The extremist Political Islamic groups have been promoting, in their discourse, the idea of mutual hostility between East and West. This comes in the context of their nostalgia for the glories of the Islamic caliphate and its conquests. They boast of the past invasion of Europe by the Ottomans who stopped at the gates of Vienna in 1529.

Their distant agenda for re-conquering Europe, and the West in general, springs from the so-called “World Leadership” ideology, coined by Hassan al-Banna (the founder of the Muslim Brotherhood, and Sayed Qutb). Islamic Supremacists believe that they are the chosen people of Allah, and that they have a burden to lead humanity to her wellbeing, and establish Allah’s kingdom on Earth. This “dream” or fantasy have led many Islamic movements to focus on plans to control Europe, where they have established many Islamic centers. Their goal in that is to infiltrate Western political decision-making institutions and departments.
In November 2001, the Swiss authorities found a document in a villa owned by Youssef Nada (the leader of the Brotherhood). The document was called “The Strategic Plan for the Establishment of a World Islamic Government.”
While Islamist groups exploit the New Zealand massacre to inflame Muslims’ feelings against the West and present themselves as the primary defender of Islam and Muslims, most of the victims of those Radical Islamists are Muslims. Muslims account for about 95% of the victims according to some estimates.
There are three steps that may diffuse this difficult dilemma. Firstly, a candid conversation with the Muslim communities is badly needed, away from pointing fingers and accusing others of Islamophobia. Secondly, Muslim communities should launch reform movements that deny Radical Islamists the position of leadership in their communities and encourage real integration in the Western culture. Islamic movements that preach hate are detrimental to their communities. Some of them are the Brotherhood, CAIR, American Muslims for Palestine, Muslim American Society and their affiliates. They should be exposed, and some of them should be banned. Muslim communities need to embrace the freedoms of faith and speech and place them above their culture of shame. Thirdly, Western communities, including Christians, should actively reach out to their Muslim communities and help them in their struggle against Islamic extremism.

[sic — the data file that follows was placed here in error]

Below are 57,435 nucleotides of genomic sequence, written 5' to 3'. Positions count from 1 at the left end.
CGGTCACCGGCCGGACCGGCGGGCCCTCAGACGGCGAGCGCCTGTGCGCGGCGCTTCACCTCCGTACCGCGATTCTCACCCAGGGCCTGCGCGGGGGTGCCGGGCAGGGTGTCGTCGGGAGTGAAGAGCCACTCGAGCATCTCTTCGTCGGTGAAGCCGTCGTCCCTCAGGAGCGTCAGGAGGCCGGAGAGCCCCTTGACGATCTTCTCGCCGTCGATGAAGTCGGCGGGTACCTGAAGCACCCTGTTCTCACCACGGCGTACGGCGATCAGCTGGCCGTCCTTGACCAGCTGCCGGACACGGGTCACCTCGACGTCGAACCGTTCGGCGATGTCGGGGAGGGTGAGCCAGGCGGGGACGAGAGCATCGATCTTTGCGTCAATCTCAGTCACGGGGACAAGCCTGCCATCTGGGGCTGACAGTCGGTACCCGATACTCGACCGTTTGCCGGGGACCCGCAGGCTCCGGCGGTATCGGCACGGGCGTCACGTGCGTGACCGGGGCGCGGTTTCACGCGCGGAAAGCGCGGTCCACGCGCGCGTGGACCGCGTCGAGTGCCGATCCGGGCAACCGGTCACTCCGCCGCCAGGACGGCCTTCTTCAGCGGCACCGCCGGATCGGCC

We are all in this together.
Muhammad, the prophet of Islam told a parable that emphasizes that the survival of a community depends on the cooperation among all parties. He said, “The example of the person abiding by God’s order and restrictions in comparison to those who violate them is like the example of those persons who drew lots for their seats in a boat. Some of them got seats in the upper part, and the others in the lower. When the latter needed water, they had to go up to bring water (and that troubled the upper deck passengers), so they said, ‘Let us make a hole in our share of the ship (and get water) so that we do not trouble the upper deck passengers.’ If the people in the upper part left the lower deck passengers to do what they had suggested; then all the people of the ship would be destroyed, but if they had prevented them, then both parties would be safe.”
America is like that ship. It would sink if we let any party make a “hole” in order to serve its own agenda.

Hesham Shehab

Hesham Shehab

Hicham [pronounced HESHAAM] grew up in a world of bitter animosity between Muslims and Christians, which he experienced personally in a physical attack when only about 7. By age 13 he was recruited by an extremist Muslim group and later fought against Christians in the 1975 war in Lebanon. He was preparing to become a Muslim Preacher (Imam) when a car accident laid him up for a year. In 1980, in his first semester in college, his brother was killed by Christian militia. Hicham's response was to study by day, and by night take out his revenge in attacks on Christians. However, hearing the Sermon on the Mount, in a course of cultural studies (in college), brought him to faith. Later, Hicham earned an M.A. in the history of the Arabs and did Ph.D studies in the history of Islam. Hicham finished his pastoral education at Concordia, Fort Wayne, IN, and is currently in the Ph. D program there. Presently, Hicham, and ordained LCMS minister, pastors Salam Christian Fellowship and works as a missionary to the Muslims with the Lutheran Church in Illinois.